MAGNAY: Well, people have to get on with their everyday life don't they? But what they are saying is that our everyday life has been severely compromised for the last year because of these austerity measures, that we have already had to suffer. And bear in mind that they were pretty severe. We can't cope with another round. And, of course, this other round has to be put through to get-if the Eurozone and the IMF are going to give Greece any more money, to prevent it from defaulting. So it is this vicious circle. I mean, life goes on, but life for many people for the last year has been extremely uncomfortable, Richard.

QUEST: Diana Magnay is in Athens tonight and watching events there. And we'll keep reporting in the days ahead.

The euro is-excuse me-the euro is down tonight. Earlier it was at a lifetime low against the Swiss franc, against the dollar. The euro is looking a lot healthier than it was perhaps a few hours ago. It is concerns about the next choke of the Greek bailout cash to ease somewhat. When the IMF and the EU says that the money will be forthcoming it really is just a question of the modalities of it, from Ollie Rehn and the fund.

Stocks, ragged. Minings were down in London. Which tracked the overall price of the metal. Retailers, Metro AG (ph) lost nearly 3 percent in Frankfurt. And the banks took a hit in Paris.

If traders now accept that Greece could go in some shape or form they believe that is already priced into the market. The problem is those like Jean-Claude Trichet, at the ECB, are still warning that the affects could be far widespread and a serious mistake.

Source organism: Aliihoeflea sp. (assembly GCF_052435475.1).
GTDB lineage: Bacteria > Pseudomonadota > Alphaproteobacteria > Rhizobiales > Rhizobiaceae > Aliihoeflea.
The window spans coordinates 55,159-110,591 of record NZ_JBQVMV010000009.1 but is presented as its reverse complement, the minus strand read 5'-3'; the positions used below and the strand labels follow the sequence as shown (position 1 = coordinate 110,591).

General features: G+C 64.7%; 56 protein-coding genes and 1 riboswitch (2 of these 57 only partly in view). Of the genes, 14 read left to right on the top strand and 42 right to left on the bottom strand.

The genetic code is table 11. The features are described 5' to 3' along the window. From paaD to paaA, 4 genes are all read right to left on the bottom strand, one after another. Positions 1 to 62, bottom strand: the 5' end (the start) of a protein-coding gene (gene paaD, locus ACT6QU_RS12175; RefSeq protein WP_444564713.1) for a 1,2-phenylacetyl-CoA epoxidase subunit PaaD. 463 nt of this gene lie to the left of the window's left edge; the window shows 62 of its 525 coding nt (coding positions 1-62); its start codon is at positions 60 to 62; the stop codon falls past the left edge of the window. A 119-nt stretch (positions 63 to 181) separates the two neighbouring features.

(BEGIN VIDEO CLIP)

JEAN-CLAUDE TRICHET, PRESIDENT, EUROPEAN CENTRAL BANK: It would be extremely bad to create a default in the advanced economy constituency. Again, what we have to cope with is something which is bigger, much bigger than Greece. Much bigger than what we are observing in the euro area.

(END VIDEO CLIP)

QUEST: Let's talk about what that means, over at the super screen. This is it. Now, "contagion" is the word of the day. And what this basically suggests is what happens in Greece will have those ramifications around the rest of the world. There will be the ripple effects that will go out from other parts of the European Union, right across the world to the United States, and of course, into Asia.

But these are exactly-this is Greece. Now, we know Greece has the lowest rated sovereign debt in the world. S&P puts it at CCC, basically it is one stage from default. However, those very bonds that are now graded as triple C and below, they are all shoved into German banks, $34 billion worth; French banks have $53 billion or so. ECB has billions of dollars of exposure. Not only direct exposure, they have bought the bonds, they have got the debt.

But other lendings to Greek banks, and to Greek companies, and to-so the whole network of it; Europe, if those bonds default, then these banks, ECB, French, German, and others, will be seriously affected. That is the contagion that they are talking about. But it gets worse. Even in the United States, for instance, you have a direct exposure of $41 billion, of about $7 to $9 direct, and then CDS on top of that with indirect exposure. But you also have money market funds, who have been big buyers of the banks and the debt. And then, those-just to pull it all together.